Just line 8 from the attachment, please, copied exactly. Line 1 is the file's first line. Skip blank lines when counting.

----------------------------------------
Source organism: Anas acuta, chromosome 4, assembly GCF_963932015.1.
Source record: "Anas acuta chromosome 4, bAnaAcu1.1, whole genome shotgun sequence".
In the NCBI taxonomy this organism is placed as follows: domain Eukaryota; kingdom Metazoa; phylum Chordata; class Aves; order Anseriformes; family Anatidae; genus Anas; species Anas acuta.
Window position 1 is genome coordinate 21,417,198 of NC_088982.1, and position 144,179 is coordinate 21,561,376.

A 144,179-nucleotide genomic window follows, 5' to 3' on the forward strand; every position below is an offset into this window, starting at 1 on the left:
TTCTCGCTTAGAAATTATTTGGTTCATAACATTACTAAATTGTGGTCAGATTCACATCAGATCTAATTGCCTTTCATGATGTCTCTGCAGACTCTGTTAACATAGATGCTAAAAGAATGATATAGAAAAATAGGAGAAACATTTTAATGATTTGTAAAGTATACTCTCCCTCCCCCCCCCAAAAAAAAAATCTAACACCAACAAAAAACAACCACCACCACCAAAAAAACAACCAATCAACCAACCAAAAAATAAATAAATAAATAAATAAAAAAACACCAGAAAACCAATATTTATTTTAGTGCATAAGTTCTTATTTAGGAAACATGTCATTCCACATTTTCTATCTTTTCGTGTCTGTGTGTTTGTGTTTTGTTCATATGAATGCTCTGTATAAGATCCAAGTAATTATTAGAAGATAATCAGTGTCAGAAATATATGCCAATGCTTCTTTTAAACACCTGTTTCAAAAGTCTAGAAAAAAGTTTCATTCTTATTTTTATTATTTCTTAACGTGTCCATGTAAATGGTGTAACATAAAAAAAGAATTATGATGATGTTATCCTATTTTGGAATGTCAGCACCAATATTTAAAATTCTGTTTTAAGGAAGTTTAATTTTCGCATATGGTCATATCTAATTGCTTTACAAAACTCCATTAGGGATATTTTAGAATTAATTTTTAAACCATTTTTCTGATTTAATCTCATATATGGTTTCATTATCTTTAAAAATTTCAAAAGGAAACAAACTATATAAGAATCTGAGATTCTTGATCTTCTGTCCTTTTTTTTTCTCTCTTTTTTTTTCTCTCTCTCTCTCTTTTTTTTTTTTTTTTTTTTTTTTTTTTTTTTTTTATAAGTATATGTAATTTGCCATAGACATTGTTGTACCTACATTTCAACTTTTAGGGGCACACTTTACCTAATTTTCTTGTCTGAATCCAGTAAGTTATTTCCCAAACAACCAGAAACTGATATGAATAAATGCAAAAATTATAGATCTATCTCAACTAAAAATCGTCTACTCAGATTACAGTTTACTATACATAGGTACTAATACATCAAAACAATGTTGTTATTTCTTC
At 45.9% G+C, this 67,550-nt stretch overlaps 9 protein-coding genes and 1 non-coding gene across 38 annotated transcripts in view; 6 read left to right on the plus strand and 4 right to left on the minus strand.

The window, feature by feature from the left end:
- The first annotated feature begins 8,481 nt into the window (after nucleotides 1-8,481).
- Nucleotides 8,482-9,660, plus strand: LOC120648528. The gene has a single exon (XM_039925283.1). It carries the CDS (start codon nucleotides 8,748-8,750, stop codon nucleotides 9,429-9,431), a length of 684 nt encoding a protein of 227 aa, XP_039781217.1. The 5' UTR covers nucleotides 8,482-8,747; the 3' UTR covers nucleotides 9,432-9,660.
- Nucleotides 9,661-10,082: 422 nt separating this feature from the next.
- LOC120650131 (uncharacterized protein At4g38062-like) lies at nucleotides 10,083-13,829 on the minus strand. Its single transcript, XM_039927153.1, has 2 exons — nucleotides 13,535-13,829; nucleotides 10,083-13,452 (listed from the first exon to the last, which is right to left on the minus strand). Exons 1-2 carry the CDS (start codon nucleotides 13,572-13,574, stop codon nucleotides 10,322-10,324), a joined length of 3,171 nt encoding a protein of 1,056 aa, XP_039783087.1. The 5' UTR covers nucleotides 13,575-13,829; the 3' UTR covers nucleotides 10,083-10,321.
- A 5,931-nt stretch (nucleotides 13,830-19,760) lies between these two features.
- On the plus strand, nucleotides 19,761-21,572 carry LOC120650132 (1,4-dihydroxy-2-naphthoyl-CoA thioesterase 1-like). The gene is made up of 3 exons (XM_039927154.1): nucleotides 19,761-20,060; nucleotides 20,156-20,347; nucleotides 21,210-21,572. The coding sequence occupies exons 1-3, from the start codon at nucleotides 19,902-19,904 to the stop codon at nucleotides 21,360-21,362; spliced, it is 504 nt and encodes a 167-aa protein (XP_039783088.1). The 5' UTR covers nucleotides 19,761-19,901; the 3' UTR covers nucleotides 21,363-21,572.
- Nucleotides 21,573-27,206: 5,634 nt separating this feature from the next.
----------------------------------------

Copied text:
The window, feature by feature from the left end: